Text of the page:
If you owned your very own movie theater and got to program the films it exhibited as you desired, what…
Rise and rise again, until lambs become lions.
When soldier Robin happens upon the dying Robert of Loxley, he promises to return the man's sword to his family in Nottingham. There, he assumes Robert's identity; romances his widow, Marion; and draws the ire of the town's sheriff and King John's henchman, Godfrey.
Looks like Russell Crowe is trying to rekindle the Maximus magic of Gladiator. I know people who hate the version with Kevin Costner, but its one of my all time favorites. The characters here are so unremarkable while lacking any memorable dialogue. Singing in a Robin Hood movie? Really? William Hurt is a great actor, but I don't even remember his character's name. Instead of Robin Hood's merry men we are graced with the Children of The Corn. Why were there children fighting? One of my favorite bad guys(the sheriff) is reduced to a punch line.
There were some things I liked even if they were minimal. Showing the various locations made the world of the film seem larger. Marion's character was a lot stronger than other versions and I liked that even if it was very unrealistic.
I'm going to watch the Costner version to remind me that there is a good version.
There is no real historical or linguistic concensus on whether or not Robin Hood really existed, at least not in the way he was portrayed in early writings and in film versions. So, filmmakers can work with a blank canvas to paint their version of this 12th century Good Samaritan. And Scott's version tries to be as historically accurate as possible.
And apparently history is boring as hell.
While I appreciate a completely new approach to this character and it is difficult to fault Scott's aesthetics here, I truly cannot understand why they chose to still fall back on so many of the fictionalized elements made famous in various earlier interpretations.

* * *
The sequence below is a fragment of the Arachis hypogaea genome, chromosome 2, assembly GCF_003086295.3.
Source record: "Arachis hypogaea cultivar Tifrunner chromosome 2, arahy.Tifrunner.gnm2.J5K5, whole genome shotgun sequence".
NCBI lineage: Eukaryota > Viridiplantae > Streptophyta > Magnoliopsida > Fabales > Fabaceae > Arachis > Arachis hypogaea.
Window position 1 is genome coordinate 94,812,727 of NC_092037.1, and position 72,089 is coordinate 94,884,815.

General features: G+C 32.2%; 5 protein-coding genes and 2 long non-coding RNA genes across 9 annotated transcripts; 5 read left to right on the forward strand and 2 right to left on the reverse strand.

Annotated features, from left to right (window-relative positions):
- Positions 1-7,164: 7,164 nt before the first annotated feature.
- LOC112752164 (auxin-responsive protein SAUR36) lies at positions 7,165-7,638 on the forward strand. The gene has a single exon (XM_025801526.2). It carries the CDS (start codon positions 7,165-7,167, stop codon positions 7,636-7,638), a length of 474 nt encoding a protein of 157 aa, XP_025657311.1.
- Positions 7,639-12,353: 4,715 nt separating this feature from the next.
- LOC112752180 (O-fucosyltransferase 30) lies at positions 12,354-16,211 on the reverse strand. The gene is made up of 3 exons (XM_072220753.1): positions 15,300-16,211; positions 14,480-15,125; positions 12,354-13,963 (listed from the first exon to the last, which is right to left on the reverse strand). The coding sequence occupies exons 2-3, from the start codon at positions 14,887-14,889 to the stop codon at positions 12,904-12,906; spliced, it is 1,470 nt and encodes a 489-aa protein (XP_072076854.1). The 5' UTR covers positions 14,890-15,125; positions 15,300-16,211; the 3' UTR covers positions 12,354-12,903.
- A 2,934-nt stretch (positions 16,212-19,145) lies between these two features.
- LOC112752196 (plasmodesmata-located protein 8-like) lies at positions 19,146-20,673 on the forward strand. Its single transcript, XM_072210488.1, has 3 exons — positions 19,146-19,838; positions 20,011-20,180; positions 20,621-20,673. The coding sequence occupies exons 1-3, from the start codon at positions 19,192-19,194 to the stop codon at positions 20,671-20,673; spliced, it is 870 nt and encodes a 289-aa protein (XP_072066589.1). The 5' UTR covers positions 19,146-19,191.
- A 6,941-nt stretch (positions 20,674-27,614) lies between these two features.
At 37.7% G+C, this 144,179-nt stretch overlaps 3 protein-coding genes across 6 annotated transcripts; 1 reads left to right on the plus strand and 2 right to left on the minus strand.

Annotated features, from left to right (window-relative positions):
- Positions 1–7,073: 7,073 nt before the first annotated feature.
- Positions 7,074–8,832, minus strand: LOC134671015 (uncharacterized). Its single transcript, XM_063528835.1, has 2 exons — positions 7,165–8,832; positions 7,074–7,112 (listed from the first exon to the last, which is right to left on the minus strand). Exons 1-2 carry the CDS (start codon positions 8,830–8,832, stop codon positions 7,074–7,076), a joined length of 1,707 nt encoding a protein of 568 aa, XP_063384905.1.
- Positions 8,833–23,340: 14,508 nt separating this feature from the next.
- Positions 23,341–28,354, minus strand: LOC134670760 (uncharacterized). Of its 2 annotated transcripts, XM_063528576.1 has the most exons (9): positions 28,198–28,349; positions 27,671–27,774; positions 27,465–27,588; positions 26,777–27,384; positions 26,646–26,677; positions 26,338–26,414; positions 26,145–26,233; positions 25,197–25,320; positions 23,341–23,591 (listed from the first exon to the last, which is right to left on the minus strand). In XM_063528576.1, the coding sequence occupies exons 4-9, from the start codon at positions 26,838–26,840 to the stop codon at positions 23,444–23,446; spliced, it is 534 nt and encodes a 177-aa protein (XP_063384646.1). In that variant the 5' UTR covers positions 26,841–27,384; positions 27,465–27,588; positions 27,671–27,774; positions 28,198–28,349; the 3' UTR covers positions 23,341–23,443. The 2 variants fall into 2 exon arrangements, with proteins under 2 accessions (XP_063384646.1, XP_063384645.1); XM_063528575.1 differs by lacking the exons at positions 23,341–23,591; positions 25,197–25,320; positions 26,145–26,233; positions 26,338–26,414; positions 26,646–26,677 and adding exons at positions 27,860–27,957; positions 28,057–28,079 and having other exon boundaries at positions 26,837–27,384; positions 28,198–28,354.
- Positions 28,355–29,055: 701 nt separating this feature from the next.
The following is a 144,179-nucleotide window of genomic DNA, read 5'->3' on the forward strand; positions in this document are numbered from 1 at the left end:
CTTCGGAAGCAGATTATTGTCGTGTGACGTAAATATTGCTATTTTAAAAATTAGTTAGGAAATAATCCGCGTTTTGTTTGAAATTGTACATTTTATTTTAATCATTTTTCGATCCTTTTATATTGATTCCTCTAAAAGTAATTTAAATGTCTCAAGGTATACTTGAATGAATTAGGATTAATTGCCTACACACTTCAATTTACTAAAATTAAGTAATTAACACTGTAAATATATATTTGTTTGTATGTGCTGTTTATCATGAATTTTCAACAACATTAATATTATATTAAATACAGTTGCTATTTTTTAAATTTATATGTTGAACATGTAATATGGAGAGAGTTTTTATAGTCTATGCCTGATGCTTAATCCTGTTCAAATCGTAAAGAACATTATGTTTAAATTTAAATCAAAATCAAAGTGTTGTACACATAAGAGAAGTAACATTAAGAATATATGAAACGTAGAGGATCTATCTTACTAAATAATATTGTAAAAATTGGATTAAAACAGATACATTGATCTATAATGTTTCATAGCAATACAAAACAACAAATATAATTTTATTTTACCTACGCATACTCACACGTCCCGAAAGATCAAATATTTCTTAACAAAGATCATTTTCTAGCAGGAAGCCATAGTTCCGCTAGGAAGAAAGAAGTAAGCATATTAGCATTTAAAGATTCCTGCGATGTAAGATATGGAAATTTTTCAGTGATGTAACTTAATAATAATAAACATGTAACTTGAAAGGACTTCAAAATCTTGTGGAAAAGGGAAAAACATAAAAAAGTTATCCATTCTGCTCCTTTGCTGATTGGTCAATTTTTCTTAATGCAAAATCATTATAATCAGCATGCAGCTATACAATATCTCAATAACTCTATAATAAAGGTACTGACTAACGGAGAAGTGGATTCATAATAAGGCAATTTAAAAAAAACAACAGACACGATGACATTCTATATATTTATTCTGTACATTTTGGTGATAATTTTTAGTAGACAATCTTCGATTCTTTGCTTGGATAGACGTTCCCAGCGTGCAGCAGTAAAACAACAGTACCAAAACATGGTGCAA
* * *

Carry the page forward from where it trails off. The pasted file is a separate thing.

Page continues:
Most of the versions of Robin Hood have one…
To misquote Oscar Wilde 'The only horrible thing in the world is ennui, Ridley. That is the one sin for which there is no forgiveness'.
i.e. feck this was boring
Everyone has a favorite version of one of the many Robin Hood adaptations that have hit the big screen. We've had Errol Flynn and those tights back in 1938, the revisionist take of Richard Lester's Robin and Marian in the seventies, Disney's cunning little animated fox in 1973, and even Kevin Costner sporting a mullet in 1991's Prince Of Thieves. Sir Ridley Scott's version from 2010 however doesn't seem to be anyone's favorite take on the infamous folk hero, but it's still an impressive piece of film-making.
The legend of Robin Hood is a well loved English myth. Historically the tales of Robin Hood are mere speculation, unless you're actually from Nottingham. Several different historical figures have been painted as…
It's the prequel to the story of Robin Hood nobody wanted to see. It is a humourless bore of a film with poor performances from all but the ever reliable, Max Von Sydow. I really have no idea what accent Crowe was aiming for but he managed to pretty much do a whistle stop tour of every regional accent in Britain throughout the course of the film. I don't mind revising a classic legend, and I was hoping it would provide an intriguing twist to the mix, but instead it just got the film bogged down in pointless politics with a bunch of characters it was impossible to care about.
They have removed all the fun of a traditional Robin…
Sir Ridley Scott rarely gets it wrong. The furore that followed Prometheus was quite frankly ludicrous. Unfortunately Sir Rid took it on the chin again for some dodgy accents in this a much maligned but hugely enjoyable epic.